Standard Article

Implicit Consumer Cognition

Part 3. Consumer Behavior

  1. Patrick T. Vargas,
  2. Sangdo Oh

Published Online: 15 DEC 2010

DOI: 10.1002/9781444316568.wiem03040

Wiley International Encyclopedia of Marketing

Wiley International Encyclopedia of Marketing

How to Cite

Vargas, P. T. and Oh, S. 2010. Implicit Consumer Cognition. Wiley International Encyclopedia of Marketing. 3.

Author Information

  1. University of Illinois at Urbana-Champaign, Champaign, IL, USA

Publication History

  1. Published Online: 15 DEC 2010

Abstract

Implicit consumer cognition may be defined as the unacknowledged or misidentified influence of prior experience on consumer-related judgment and behavior. Perhaps the most well-known example of implicit consumer cognition is the movie theater experiment in which the messages “eat popcorn” and “drink Coca-Cola” were presented subliminally, and caused moviegoers to increase popcorn and soda consumption. The “experiment” was a complete hoax (never happened), but new evidence suggests that subliminally presented stimuli can subtly influence consumer behavior. In this article, we review research on how consumer behavior can be influenced by cognitive processes outside of conscious awareness. We begin by reviewing research on implicit measures of attitudes, in which attitudes are measured indirectly, generally without consumers' awareness that their attitudes are being measured. Implicit measures of attitudes reliably predict behavior, and seem to tap different aspects of attitudes than traditional, explicit measures. We also review research on subliminal persuasion, automatic cognitive processes that can influence consumer behavior (including implicit memory), and touch briefly on consumer behavior that may occur outside of conscious awareness.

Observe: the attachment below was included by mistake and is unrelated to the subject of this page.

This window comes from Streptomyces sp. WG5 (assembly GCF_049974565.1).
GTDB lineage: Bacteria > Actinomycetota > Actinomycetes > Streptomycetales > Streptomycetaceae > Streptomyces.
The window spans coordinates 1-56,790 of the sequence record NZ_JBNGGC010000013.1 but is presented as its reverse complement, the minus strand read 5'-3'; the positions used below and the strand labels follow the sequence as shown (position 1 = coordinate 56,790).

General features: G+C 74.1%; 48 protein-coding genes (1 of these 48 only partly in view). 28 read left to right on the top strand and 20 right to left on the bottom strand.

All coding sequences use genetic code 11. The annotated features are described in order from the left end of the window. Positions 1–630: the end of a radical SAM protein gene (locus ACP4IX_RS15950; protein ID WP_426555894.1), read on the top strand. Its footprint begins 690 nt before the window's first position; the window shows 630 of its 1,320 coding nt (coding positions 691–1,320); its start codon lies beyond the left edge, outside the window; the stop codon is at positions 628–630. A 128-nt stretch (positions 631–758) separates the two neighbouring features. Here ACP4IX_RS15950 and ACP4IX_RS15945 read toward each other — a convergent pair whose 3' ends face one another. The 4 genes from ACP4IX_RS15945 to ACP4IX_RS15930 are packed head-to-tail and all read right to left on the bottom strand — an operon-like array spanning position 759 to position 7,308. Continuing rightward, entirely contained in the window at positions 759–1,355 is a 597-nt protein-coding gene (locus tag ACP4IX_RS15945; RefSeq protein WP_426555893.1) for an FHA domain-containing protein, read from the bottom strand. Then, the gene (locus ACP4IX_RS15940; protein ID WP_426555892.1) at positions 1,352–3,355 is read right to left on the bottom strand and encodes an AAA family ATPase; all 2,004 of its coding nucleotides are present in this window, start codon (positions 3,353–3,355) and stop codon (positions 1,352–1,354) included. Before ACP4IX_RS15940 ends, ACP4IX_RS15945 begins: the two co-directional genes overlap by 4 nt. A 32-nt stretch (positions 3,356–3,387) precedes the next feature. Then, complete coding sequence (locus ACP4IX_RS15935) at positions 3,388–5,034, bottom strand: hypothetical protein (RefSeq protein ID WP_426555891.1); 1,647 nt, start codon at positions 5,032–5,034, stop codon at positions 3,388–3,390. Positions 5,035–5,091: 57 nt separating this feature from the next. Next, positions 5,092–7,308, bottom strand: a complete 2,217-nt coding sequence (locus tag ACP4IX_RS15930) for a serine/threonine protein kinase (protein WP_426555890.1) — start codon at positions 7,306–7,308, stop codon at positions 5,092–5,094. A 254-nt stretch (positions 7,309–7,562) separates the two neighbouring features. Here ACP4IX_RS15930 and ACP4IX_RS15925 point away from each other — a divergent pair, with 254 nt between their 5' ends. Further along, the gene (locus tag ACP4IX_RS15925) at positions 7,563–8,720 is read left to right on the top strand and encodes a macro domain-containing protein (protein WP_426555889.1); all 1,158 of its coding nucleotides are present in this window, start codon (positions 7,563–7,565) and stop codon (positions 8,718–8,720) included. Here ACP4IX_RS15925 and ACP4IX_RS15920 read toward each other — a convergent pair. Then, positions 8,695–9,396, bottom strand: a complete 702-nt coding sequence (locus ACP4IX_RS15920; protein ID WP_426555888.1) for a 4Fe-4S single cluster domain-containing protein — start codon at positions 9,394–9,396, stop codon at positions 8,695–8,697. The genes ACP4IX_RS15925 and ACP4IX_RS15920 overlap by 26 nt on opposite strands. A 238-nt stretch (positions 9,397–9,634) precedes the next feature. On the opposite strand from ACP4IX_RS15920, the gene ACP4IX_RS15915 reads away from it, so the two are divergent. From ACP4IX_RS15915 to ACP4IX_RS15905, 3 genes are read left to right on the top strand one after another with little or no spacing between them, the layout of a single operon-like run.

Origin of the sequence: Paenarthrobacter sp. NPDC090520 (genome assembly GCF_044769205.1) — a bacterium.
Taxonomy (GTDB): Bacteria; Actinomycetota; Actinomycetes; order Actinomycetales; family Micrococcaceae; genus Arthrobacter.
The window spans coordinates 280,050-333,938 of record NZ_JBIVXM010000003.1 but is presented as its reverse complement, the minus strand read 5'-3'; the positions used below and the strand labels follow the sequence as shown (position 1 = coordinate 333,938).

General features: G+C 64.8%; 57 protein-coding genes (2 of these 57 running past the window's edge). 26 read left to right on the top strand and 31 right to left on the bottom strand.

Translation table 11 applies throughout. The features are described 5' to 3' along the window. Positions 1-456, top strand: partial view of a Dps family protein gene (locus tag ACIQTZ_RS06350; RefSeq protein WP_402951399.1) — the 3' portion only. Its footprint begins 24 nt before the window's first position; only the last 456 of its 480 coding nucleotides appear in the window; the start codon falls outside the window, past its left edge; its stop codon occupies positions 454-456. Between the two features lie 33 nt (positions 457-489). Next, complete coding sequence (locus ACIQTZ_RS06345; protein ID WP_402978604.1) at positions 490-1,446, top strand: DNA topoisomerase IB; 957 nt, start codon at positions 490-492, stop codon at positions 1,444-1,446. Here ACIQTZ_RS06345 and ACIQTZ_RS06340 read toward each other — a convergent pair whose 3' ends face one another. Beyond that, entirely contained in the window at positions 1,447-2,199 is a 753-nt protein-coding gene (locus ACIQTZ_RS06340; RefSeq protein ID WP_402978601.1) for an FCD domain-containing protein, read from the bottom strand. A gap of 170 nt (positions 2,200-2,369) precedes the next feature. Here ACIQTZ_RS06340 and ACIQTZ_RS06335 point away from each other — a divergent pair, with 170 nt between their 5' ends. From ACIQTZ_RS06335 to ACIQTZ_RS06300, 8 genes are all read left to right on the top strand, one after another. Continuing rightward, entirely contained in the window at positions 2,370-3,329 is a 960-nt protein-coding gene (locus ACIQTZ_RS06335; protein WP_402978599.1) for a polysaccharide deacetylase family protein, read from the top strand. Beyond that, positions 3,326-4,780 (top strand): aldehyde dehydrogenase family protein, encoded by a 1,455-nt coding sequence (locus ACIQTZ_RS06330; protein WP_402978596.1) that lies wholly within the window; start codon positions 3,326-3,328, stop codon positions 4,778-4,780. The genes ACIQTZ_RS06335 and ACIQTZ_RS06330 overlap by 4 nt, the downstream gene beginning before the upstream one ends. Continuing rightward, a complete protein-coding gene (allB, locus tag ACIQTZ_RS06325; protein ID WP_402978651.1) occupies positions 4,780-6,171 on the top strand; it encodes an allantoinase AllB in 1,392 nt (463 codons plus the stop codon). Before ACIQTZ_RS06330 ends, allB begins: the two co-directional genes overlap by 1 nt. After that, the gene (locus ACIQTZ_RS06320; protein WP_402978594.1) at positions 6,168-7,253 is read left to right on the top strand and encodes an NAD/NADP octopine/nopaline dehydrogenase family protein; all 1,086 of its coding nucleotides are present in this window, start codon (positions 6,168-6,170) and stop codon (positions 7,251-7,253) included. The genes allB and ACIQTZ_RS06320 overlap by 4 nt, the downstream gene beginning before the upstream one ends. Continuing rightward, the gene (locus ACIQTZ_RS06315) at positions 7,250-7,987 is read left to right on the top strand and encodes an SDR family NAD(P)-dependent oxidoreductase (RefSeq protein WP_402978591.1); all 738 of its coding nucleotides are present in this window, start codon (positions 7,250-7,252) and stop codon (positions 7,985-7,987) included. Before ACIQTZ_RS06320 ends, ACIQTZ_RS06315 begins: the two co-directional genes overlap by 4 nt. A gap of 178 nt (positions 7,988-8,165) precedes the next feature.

Keywords:

  • implicit cognition;
  • subliminal persuasion;
  • implicit measures